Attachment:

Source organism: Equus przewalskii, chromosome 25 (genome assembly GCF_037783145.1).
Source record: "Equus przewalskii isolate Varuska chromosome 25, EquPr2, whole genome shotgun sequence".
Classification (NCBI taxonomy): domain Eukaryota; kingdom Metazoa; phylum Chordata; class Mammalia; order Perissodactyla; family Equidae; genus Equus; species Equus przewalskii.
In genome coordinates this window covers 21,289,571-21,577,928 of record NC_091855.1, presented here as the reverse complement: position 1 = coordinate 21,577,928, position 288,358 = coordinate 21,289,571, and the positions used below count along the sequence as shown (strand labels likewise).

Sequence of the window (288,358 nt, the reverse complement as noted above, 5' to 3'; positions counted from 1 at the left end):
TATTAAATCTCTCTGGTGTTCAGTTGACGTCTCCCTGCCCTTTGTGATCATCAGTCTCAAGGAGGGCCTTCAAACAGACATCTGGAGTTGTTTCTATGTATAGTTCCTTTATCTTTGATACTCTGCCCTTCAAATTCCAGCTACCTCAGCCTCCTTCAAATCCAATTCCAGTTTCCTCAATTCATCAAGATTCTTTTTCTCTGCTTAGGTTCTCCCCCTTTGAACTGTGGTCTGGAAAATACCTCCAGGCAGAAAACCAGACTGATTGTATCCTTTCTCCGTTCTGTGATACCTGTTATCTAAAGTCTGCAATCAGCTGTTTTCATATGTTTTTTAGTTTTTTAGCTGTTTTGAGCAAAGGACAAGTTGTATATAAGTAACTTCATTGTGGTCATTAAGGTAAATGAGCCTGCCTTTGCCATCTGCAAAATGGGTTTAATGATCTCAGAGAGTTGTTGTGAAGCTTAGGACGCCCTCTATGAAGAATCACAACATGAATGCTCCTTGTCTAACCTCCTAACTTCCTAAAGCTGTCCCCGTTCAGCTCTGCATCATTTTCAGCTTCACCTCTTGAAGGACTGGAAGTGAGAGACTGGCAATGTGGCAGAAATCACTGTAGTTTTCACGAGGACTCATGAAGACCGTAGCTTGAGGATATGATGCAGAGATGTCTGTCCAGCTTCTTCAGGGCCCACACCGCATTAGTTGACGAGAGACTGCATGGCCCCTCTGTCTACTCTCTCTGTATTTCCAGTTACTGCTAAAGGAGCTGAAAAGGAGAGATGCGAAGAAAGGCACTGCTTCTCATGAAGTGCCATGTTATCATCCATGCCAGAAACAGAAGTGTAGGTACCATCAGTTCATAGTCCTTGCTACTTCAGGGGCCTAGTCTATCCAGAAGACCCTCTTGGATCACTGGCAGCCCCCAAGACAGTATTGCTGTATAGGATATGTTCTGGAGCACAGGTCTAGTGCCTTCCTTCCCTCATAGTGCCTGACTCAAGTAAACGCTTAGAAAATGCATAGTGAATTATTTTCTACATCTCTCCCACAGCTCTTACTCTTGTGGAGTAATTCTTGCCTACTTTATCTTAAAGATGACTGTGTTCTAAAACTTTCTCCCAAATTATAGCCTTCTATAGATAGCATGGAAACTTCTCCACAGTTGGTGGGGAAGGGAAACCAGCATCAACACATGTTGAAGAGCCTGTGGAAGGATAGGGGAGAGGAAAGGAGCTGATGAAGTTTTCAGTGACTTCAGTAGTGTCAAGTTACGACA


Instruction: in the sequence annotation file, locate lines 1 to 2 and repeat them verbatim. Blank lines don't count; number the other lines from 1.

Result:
Source organism: Equus przewalskii, chromosome 25 (genome assembly GCF_037783145.1).
Source record: "Equus przewalskii isolate Varuska chromosome 25, EquPr2, whole genome shotgun sequence".